Tunisia, Two Years On


Last week, hundreds of protesters torched a police station in a Tunisian town near the Libyan border. Two years since the Tunisian revolution saw President Ben Ali flee, this was just the latest in a desperate plea for jobs.

The unrest had been triggered by the closure of the border crossing, and the implications that had for trade — both legal and illegal.

Since the revolution, such unrest has become the norm, rather than the exception, in Tunisia.

In the West, we read how the battle between Islamists and secularists is tearing at the fabric of post-revolution Arab societies. There’s some truth in that, but it masks what’s really a trio of issues: The economy and unemployment; the role of religion; and freedom of speech, the media and human rights.

Across the Tunisian interior where the uprising began, people want bread on their table. During the last years of the Ben Ali regime official figures were doctored to mask the extent of rising unemployment and regional inequality. Under the new Islamist-led coalition government unemployment has continued to rise even further, and now sits around 19 per cent.

Rachid Ghannouchi is the leader of the biggest party, Ennahda, and a globally respected figure in Islamist politics. He took to The Guardian over the weekend to defend his government’s record in such trying circumstances:

"The governing coalition of secularist and Islamist parties is now in its second year. Despite their differences, these parties have clearly demonstrated the possibility of reconciliation, co-operation and partnership between moderate Islamists and moderate secularists, an important model for the Arab world."

Compared to other post-revolution Arab countries, Ghannouchi’s claim may hold water. Tunisia has fared well comparatively in terms of violence on the streets.

That said, I witnessed burning police stations myself, not to mention burnt Ennahda offices, while I was filming unrest in Tunisia’s mining regions last year. The union movement’s demands for economic justice, employment and freedom from police brutality were at the heart of the revolution two years ago. They were what motivated last year’s uprisings, which came to a head in the town of Siliana in December.

Islam isn’t the chief cause, and therefore Tunisia’s issues get less of a play in the Western media. After two years people remain disaffected with the government in Tunis — any government — and show little sign of disbanding.

But religiously-motivated violence does exist, and some very ugly scenes have been perpetrated by groups widely referred to as Salafists — Sunni puritans. In the ranks there are thugs, many in their teens, who appear to profess a pious take on Islam. Art galleries, theatres, gatherings of secular political parties and the like have been attacked. I produced a film on the religious minorities who have also felt the wrath of some of these newly confident players — people who say Ennahda has done little to help them, or stop the Salafists.

Much of the Salafists’ attention is directed towards those who Ghannouchi called the "radical secularists" in his Guardian op-ed. These range from the firebrand unionists staging sit-in after sit-in, strike after strike, to the urban elites with their designer-brand, French-speaking kids. For many, despite all their talk of democracy, Islamist government is intolerable.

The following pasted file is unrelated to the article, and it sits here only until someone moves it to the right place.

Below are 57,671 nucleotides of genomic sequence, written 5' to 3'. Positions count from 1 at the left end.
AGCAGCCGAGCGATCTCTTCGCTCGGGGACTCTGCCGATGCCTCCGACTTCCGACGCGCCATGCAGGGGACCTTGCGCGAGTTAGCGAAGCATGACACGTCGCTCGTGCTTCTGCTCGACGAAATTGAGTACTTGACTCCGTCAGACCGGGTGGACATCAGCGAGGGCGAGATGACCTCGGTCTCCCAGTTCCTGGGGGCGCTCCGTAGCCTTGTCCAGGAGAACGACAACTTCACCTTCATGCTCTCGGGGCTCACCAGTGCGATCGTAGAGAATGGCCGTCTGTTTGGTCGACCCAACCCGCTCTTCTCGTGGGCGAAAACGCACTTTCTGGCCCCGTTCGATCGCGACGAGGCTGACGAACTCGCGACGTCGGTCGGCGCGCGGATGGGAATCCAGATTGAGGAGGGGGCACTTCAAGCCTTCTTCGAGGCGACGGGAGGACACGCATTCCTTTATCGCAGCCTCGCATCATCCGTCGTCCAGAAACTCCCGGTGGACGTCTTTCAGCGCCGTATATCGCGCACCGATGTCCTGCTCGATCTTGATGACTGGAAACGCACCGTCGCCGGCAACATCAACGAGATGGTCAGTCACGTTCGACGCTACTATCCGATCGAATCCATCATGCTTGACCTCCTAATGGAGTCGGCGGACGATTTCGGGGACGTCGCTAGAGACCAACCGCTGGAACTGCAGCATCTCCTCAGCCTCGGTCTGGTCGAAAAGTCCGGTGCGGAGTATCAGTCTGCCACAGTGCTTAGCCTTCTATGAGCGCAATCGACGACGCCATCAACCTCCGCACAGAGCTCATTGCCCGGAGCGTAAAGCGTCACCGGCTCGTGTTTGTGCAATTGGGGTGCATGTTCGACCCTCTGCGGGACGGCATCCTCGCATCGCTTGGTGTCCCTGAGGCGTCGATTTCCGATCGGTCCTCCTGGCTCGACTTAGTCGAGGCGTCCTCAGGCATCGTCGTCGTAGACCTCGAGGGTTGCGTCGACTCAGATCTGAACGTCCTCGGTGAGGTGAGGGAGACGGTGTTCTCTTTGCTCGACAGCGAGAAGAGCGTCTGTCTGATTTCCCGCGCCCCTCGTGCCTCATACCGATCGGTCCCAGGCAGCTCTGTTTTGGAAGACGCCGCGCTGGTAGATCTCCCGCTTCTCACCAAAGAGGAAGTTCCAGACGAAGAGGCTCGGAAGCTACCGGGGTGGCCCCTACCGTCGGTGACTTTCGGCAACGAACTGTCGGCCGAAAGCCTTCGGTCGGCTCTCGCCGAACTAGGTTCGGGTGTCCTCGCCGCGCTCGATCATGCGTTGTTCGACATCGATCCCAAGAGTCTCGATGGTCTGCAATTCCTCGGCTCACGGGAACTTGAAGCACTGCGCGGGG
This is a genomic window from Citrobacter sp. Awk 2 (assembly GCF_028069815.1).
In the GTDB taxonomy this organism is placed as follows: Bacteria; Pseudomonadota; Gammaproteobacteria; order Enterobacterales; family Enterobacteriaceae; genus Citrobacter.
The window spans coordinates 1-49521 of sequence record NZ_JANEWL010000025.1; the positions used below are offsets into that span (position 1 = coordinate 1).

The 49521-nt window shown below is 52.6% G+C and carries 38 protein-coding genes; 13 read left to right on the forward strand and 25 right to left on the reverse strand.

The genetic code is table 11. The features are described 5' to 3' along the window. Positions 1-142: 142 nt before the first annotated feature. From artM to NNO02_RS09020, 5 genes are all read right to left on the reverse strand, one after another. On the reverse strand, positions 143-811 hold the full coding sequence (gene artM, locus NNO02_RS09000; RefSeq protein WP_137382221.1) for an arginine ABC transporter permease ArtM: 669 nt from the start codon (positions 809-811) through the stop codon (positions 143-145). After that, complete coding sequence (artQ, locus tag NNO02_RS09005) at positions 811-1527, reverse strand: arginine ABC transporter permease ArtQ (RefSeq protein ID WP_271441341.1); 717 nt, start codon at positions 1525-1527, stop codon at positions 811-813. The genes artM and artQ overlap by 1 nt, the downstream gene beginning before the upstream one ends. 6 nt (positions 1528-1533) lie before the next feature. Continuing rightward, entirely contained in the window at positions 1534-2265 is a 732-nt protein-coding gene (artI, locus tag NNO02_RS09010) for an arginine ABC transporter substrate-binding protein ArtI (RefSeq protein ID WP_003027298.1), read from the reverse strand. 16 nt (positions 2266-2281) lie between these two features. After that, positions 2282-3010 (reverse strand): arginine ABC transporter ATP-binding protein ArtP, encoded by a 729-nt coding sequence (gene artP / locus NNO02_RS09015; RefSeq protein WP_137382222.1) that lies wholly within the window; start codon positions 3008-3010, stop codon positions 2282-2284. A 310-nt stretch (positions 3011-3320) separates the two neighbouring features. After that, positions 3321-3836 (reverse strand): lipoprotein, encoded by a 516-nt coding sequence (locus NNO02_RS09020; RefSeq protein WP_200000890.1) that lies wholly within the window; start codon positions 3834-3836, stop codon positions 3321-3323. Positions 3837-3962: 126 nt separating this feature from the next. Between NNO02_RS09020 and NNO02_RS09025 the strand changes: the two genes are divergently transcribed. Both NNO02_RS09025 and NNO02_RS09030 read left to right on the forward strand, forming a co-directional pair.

Nacer Talel is a young photojournalist who covered the uprisings from the start.  As a member of the media, he mixes with the country’s secular elite and cadre of foreign journalists.

With his moniker "Jeune A la Barbe" — the guy with the beard — and with an Imam for a father, he turns heads in such circles. He’s also uniquely placed in a society plagued by new divisions while its old wounds heal. For him, a period of stable nation-building is crucial.

"We are on the road to democracy," Talel told NM. "But what does democracy mean first? I mean democracy in a transitional period is not the most important thing — the state must survive."

Although the Salafists are making trouble, Talel sees the remnants of Ben Ali’s secular regime as a danger to democracy.

"Their only raison d’etre is to destroy Ennahda — even if that means burning the country," he says. "I’m not saying that Ennahdha are angels but you can love your country without loving your government."

While Ennahda can be too quick to claim any critics are linked to the last government, there’s no doubt that powerful players in the media lost out. The government has in turn has come under fire from groups such as Reporters Sans Frontieres for nepotistic appointments, blasphemy laws and the targeting of journalists.

Like many people in Tunisia, Talel thinks Ennahda will be able to rely on enough of its supporter base to return it to power — even if only in coalition — at the next election.

But should they not pull through it will have less to do with the Salafists to the right or the urban, secular Francophiles to the left. It will have much more to do with the unemployed youth in the country’s backwaters.

Launched in 2004, New Matilda is one of Australia's oldest online independent publications. It's focus is on investigative journalism and analysis, with occasional smart arsery thrown in for reasons of sanity. New Matilda is owned and edited by Walkley Award and Human Rights Award winning journalist Chris Graham.